Program Sustainability is Not Just About Funding

“What are your plans for sustaining this project, if you are successful?”

Many of you will recognize this question from grant applications, and unfortunately, it’s one that we often struggle to answer confidently. For years, I used to wing my answer, saying something I thought the funder wanted to hear. Then one day I had the opportunity to research what factors are actually associated with greater program sustainability, and my world changed.

What I learned truly surprised me, because when I summarized this research, it turned out achieving sustainability wasn’t rocket science. In fact, the promoters of program sustainability read like many best practices for operating a non-profit: diversified funding, program champions, evaluation and performance measurement, and collaborative partners.

But there are other promoters that you might not immediately think about, such as a strong volunteer base, in-kind resources, high visibility, local values and culture, and a sustainability plan. Although researchers are still learning about the conditions under which new program innovations are sustained, I’m excited by the potential of what we can achieve with what we currently understand now.

 

Why Should We Care About Program Sustainability?

More than ever, program sustainability is a concern for nonprofits and the grantmaking organizations that fund them. It’s been estimated that up to 40% of all new social programs do not last long beyond their initial funding.[1] Compare the two programs below. Program A struggles continually with sustainability, while Program B has a better handle on it. Which one would you rather be?

 

GP Graph-01

 

A Sustainability Plan

Here’s the thing. We now know that program sustainability is not just about funding. Sure, it’s important, but it’s really the product of a proactive and step-by-step process. I’ve always found it curious that while many organizations diligently develop strategic plans, few take the time to craft a sustainability plan. A sustainability plan is a conscious response to the fearful dilemma of what to do if you lose a major funding stream. And let me tell you, at some point, most of you will lose a major funding stream.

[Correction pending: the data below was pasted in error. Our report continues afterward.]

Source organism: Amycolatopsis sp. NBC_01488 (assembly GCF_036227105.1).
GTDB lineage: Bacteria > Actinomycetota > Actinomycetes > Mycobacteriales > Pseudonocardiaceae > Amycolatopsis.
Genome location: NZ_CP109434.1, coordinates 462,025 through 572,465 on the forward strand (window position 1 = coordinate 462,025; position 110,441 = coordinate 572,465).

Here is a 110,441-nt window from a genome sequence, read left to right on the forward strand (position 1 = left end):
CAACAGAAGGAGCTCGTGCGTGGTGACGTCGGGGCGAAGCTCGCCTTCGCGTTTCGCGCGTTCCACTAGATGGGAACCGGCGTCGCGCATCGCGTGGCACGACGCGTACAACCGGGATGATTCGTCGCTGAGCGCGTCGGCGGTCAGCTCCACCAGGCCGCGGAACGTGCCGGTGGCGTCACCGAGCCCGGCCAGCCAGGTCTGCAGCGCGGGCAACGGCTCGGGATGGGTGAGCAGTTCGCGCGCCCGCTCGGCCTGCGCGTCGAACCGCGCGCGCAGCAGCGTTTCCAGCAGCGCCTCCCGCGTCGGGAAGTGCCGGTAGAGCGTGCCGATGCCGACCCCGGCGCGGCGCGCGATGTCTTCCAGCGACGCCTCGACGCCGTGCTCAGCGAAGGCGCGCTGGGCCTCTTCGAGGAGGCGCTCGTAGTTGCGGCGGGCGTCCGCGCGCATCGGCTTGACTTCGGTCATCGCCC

An ideal sustainability plan is one that you develop at the beginning of your program, includes multiple strategies, and becomes a part of your organization’s overall strategic plan. But if your program is already out of the gate, it’s never too late to draft one. Just don’t leave it until three months before your seed funding ends. Building capacity to sustain your program will take time and effort, so the sooner you start, the better. Best of all, unlike some planning processes, you can complete your sustainability planning relatively quickly. Most groups can do it in a day or less.

So what are you waiting for? Take charge of your sustainability today and watch your programs not only survive, but thrive!

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Kylie Hutchinson is principal consultant with Community Solutions Planning & Evaluation and the author of Survive and Thrive: Three Steps to Securing Your Program’s Sustainability.

[1] Savaya, R., Spiro, S., & and Elran-Barak, R. (2008). Sustainability of social programs: A comparative case study analysis. American Journal of Evaluation, 29, 478-493.